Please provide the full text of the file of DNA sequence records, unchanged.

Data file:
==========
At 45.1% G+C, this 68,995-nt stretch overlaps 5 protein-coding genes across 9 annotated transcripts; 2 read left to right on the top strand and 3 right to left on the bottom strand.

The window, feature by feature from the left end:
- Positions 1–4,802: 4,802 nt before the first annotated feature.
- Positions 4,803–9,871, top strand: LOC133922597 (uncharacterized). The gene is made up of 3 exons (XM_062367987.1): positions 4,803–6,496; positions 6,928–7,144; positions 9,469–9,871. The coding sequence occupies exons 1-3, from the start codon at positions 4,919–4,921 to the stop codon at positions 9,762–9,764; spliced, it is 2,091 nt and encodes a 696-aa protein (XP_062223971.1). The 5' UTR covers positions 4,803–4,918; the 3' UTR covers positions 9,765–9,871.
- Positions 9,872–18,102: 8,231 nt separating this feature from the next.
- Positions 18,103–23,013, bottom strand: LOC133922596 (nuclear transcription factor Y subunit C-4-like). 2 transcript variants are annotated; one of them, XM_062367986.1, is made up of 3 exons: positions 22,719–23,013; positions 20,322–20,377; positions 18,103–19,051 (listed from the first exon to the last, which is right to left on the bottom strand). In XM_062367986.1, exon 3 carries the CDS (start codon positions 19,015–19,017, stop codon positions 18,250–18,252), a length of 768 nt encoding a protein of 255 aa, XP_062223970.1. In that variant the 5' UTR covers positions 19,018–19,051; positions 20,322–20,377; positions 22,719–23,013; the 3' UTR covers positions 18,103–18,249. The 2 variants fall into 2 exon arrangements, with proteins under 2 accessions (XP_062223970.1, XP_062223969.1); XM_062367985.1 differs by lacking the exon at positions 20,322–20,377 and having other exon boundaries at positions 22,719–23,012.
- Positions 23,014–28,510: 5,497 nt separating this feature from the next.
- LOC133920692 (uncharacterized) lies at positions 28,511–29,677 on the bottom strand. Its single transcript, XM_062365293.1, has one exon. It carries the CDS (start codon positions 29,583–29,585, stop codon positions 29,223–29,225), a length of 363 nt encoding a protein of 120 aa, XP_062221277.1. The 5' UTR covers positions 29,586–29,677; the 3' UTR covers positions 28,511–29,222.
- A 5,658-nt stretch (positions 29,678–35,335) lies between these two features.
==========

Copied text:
At 45.1% G+C, this 68,995-nt stretch overlaps 5 protein-coding genes across 9 annotated transcripts; 2 read left to right on the top strand and 3 right to left on the bottom strand.

The window, feature by feature from the left end:
- Positions 1–4,802: 4,802 nt before the first annotated feature.
- Positions 4,803–9,871, top strand: LOC133922597 (uncharacterized). The gene is made up of 3 exons (XM_062367987.1): positions 4,803–6,496; positions 6,928–7,144; positions 9,469–9,871. The coding sequence occupies exons 1-3, from the start codon at positions 4,919–4,921 to the stop codon at positions 9,762–9,764; spliced, it is 2,091 nt and encodes a 696-aa protein (XP_062223971.1). The 5' UTR covers positions 4,803–4,918; the 3' UTR covers positions 9,765–9,871.
- Positions 9,872–18,102: 8,231 nt separating this feature from the next.
- Positions 18,103–23,013, bottom strand: LOC133922596 (nuclear transcription factor Y subunit C-4-like). 2 transcript variants are annotated; one of them, XM_062367986.1, is made up of 3 exons: positions 22,719–23,013; positions 20,322–20,377; positions 18,103–19,051 (listed from the first exon to the last, which is right to left on the bottom strand). In XM_062367986.1, exon 3 carries the CDS (start codon positions 19,015–19,017, stop codon positions 18,250–18,252), a length of 768 nt encoding a protein of 255 aa, XP_062223970.1. In that variant the 5' UTR covers positions 19,018–19,051; positions 20,322–20,377; positions 22,719–23,013; the 3' UTR covers positions 18,103–18,249. The 2 variants fall into 2 exon arrangements, with proteins under 2 accessions (XP_062223970.1, XP_062223969.1); XM_062367985.1 differs by lacking the exon at positions 20,322–20,377 and having other exon boundaries at positions 22,719–23,012.
- Positions 23,014–28,510: 5,497 nt separating this feature from the next.
- LOC133920692 (uncharacterized) lies at positions 28,511–29,677 on the bottom strand. Its single transcript, XM_062365293.1, has one exon. It carries the CDS (start codon positions 29,583–29,585, stop codon positions 29,223–29,225), a length of 363 nt encoding a protein of 120 aa, XP_062221277.1. The 5' UTR covers positions 29,586–29,677; the 3' UTR covers positions 28,511–29,222.
- A 5,658-nt stretch (positions 29,678–35,335) lies between these two features.